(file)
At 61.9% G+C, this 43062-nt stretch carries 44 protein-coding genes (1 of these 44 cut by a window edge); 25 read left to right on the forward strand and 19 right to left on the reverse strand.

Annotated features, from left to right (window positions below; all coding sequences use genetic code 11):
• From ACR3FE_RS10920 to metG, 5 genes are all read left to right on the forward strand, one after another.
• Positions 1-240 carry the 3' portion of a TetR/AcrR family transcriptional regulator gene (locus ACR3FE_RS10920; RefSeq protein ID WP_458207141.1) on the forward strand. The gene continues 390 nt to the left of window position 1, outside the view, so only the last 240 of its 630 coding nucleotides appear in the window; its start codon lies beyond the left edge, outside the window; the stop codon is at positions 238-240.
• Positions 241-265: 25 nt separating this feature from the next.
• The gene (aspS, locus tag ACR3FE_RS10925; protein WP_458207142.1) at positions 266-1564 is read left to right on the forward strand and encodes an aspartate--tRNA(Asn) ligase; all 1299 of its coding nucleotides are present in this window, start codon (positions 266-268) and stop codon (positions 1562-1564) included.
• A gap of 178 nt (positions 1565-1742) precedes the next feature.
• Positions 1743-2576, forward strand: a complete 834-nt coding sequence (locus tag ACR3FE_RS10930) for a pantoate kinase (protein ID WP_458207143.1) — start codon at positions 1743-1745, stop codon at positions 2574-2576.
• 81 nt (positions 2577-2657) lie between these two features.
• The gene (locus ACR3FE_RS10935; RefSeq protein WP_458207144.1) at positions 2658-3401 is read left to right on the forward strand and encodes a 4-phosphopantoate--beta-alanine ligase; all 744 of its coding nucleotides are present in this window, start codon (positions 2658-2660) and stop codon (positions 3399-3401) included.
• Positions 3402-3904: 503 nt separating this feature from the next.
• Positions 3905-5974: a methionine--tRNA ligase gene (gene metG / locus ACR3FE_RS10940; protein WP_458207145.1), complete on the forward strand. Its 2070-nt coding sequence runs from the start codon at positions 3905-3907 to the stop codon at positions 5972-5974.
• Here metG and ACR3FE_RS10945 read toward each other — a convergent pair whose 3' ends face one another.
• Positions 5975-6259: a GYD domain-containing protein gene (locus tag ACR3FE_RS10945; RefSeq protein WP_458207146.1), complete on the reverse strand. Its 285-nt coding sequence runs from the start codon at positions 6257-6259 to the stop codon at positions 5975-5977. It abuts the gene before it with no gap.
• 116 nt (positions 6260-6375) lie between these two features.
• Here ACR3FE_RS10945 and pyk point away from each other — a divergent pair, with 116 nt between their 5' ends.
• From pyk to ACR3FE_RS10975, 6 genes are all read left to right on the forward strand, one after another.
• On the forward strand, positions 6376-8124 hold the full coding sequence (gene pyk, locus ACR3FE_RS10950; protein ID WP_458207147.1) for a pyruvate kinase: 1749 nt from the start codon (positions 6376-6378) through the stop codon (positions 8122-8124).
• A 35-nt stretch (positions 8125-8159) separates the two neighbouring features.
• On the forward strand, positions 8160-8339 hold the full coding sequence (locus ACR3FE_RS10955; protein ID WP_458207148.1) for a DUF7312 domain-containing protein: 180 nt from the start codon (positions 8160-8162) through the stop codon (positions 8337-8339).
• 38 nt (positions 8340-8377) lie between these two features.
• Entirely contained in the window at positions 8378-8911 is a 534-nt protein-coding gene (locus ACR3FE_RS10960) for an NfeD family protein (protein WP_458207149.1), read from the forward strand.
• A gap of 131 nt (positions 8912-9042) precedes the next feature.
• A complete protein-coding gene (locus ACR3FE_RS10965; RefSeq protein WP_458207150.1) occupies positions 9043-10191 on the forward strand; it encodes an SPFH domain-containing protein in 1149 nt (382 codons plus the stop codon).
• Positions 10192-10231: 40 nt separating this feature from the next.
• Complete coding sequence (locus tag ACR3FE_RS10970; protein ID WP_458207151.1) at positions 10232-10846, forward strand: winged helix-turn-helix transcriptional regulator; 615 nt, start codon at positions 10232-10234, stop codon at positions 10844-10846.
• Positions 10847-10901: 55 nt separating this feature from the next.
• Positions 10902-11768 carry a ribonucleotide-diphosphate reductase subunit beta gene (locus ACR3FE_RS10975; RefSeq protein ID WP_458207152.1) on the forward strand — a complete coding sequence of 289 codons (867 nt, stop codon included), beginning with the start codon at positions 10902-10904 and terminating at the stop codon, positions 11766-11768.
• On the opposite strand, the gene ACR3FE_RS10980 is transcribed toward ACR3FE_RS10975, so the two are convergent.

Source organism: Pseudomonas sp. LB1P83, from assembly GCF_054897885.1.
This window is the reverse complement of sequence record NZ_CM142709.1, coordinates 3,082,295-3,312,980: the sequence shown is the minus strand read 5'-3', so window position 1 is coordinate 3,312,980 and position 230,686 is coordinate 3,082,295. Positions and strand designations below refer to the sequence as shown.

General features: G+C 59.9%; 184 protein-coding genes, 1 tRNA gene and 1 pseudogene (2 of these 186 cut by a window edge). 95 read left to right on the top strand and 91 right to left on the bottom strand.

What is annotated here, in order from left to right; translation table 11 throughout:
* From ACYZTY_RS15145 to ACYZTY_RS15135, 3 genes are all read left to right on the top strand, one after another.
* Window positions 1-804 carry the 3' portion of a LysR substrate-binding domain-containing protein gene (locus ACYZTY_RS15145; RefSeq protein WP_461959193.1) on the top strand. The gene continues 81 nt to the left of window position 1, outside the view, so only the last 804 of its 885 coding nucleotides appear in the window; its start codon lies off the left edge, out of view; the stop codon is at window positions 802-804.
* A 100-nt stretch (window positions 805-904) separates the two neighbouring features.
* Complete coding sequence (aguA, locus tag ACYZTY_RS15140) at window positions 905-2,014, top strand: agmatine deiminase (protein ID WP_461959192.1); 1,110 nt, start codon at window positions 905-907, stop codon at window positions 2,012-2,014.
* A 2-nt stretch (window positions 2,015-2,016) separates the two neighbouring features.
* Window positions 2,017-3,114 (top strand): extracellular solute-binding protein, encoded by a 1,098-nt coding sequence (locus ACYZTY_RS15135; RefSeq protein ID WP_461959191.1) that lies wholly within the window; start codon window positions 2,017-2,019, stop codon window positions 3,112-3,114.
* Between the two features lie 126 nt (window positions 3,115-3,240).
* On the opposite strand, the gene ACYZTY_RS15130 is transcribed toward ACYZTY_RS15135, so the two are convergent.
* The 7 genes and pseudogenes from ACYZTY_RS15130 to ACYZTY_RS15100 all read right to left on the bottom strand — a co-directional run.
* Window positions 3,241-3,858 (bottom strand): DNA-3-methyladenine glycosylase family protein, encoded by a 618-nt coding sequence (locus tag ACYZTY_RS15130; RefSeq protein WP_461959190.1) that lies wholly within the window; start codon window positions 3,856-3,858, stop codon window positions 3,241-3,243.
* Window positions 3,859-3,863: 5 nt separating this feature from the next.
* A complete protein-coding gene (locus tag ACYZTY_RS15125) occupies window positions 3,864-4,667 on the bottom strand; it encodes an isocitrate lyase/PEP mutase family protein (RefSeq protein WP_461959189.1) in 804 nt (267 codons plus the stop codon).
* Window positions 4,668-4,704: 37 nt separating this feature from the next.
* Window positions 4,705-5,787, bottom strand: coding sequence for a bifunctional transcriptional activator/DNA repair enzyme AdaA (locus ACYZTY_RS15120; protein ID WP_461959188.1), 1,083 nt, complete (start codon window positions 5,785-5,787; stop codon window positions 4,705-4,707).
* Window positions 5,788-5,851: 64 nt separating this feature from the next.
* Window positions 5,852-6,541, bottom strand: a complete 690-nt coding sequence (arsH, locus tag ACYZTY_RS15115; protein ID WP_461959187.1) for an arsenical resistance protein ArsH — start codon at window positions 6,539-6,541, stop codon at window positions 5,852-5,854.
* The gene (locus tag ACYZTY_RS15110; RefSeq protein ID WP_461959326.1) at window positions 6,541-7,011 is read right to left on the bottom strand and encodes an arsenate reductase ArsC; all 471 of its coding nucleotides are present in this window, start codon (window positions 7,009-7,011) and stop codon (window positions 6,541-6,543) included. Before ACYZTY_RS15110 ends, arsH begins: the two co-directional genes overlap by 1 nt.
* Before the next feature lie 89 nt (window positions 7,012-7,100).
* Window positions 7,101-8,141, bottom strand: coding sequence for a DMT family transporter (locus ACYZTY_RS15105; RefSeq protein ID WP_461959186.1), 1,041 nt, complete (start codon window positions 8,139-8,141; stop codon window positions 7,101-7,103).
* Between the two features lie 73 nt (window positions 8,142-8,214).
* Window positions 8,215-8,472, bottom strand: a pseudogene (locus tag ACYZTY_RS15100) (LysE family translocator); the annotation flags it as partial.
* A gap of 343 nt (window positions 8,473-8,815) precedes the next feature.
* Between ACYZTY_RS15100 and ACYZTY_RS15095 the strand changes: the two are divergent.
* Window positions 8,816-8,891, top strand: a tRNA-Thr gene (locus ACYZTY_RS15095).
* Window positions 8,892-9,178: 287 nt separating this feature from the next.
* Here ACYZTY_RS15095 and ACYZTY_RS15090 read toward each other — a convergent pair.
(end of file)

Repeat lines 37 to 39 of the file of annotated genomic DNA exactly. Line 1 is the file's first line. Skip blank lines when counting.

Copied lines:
* Complete coding sequence (aguA, locus tag ACYZTY_RS15140) at window positions 905-2,014, top strand: agmatine deiminase (protein ID WP_461959192.1); 1,110 nt, start codon at window positions 905-907, stop codon at window positions 2,012-2,014.
* A 2-nt stretch (window positions 2,015-2,016) separates the two neighbouring features.
* Window positions 2,017-3,114 (top strand): extracellular solute-binding protein, encoded by a 1,098-nt coding sequence (locus ACYZTY_RS15135; RefSeq protein ID WP_461959191.1) that lies wholly within the window; start codon window positions 2,017-2,019, stop codon window positions 3,112-3,114.